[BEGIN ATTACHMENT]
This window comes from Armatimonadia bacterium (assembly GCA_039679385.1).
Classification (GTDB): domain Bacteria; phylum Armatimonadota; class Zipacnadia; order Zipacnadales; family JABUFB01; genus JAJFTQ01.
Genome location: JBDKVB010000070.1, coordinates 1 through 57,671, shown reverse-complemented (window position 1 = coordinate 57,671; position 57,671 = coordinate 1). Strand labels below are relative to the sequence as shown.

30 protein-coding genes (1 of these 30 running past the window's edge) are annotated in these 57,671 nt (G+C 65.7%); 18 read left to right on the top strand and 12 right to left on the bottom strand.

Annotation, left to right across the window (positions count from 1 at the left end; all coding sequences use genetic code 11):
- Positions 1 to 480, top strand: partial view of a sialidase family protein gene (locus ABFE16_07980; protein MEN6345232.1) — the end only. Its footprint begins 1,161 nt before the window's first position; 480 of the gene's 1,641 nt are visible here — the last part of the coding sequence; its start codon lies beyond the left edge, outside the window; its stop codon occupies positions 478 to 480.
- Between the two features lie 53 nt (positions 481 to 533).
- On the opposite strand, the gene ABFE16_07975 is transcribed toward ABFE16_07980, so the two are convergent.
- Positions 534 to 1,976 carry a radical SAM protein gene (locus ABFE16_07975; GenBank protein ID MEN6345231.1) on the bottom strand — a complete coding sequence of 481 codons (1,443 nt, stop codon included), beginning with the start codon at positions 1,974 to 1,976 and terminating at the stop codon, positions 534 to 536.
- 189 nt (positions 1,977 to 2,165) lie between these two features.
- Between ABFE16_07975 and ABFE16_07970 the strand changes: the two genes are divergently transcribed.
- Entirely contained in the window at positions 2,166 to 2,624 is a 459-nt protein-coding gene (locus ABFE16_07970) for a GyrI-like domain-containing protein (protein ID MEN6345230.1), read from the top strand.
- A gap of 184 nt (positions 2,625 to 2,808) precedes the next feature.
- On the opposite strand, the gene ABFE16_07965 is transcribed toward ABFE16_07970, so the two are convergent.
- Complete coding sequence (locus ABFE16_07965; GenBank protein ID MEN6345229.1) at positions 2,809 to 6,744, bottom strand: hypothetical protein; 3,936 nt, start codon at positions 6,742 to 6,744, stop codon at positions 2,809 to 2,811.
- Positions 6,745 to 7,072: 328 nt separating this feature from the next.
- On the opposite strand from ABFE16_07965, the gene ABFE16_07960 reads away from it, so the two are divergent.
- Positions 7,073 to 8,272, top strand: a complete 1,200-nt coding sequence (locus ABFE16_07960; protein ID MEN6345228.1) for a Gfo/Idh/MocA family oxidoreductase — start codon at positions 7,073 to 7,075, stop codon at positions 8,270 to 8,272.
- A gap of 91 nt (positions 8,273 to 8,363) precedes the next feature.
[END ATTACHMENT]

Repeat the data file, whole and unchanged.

This window comes from Armatimonadia bacterium (assembly GCA_039679385.1).
Classification (GTDB): domain Bacteria; phylum Armatimonadota; class Zipacnadia; order Zipacnadales; family JABUFB01; genus JAJFTQ01.
Genome location: JBDKVB010000070.1, coordinates 1 through 57,671, shown reverse-complemented (window position 1 = coordinate 57,671; position 57,671 = coordinate 1). Strand labels below are relative to the sequence as shown.

30 protein-coding genes (1 of these 30 running past the window's edge) are annotated in these 57,671 nt (G+C 65.7%); 18 read left to right on the top strand and 12 right to left on the bottom strand.

Annotation, left to right across the window (positions count from 1 at the left end; all coding sequences use genetic code 11):
- Positions 1 to 480, top strand: partial view of a sialidase family protein gene (locus ABFE16_07980; protein MEN6345232.1) — the end only. Its footprint begins 1,161 nt before the window's first position; 480 of the gene's 1,641 nt are visible here — the last part of the coding sequence; its start codon lies beyond the left edge, outside the window; its stop codon occupies positions 478 to 480.
- Between the two features lie 53 nt (positions 481 to 533).
- On the opposite strand, the gene ABFE16_07975 is transcribed toward ABFE16_07980, so the two are convergent.
- Positions 534 to 1,976 carry a radical SAM protein gene (locus ABFE16_07975; GenBank protein ID MEN6345231.1) on the bottom strand — a complete coding sequence of 481 codons (1,443 nt, stop codon included), beginning with the start codon at positions 1,974 to 1,976 and terminating at the stop codon, positions 534 to 536.
- 189 nt (positions 1,977 to 2,165) lie between these two features.
- Between ABFE16_07975 and ABFE16_07970 the strand changes: the two genes are divergently transcribed.
- Entirely contained in the window at positions 2,166 to 2,624 is a 459-nt protein-coding gene (locus ABFE16_07970) for a GyrI-like domain-containing protein (protein ID MEN6345230.1), read from the top strand.
- A gap of 184 nt (positions 2,625 to 2,808) precedes the next feature.
- On the opposite strand, the gene ABFE16_07965 is transcribed toward ABFE16_07970, so the two are convergent.
- Complete coding sequence (locus ABFE16_07965; GenBank protein ID MEN6345229.1) at positions 2,809 to 6,744, bottom strand: hypothetical protein; 3,936 nt, start codon at positions 6,742 to 6,744, stop codon at positions 2,809 to 2,811.
- Positions 6,745 to 7,072: 328 nt separating this feature from the next.
- On the opposite strand from ABFE16_07965, the gene ABFE16_07960 reads away from it, so the two are divergent.
- Positions 7,073 to 8,272, top strand: a complete 1,200-nt coding sequence (locus ABFE16_07960; protein ID MEN6345228.1) for a Gfo/Idh/MocA family oxidoreductase — start codon at positions 7,073 to 7,075, stop codon at positions 8,270 to 8,272.
- A gap of 91 nt (positions 8,273 to 8,363) precedes the next feature.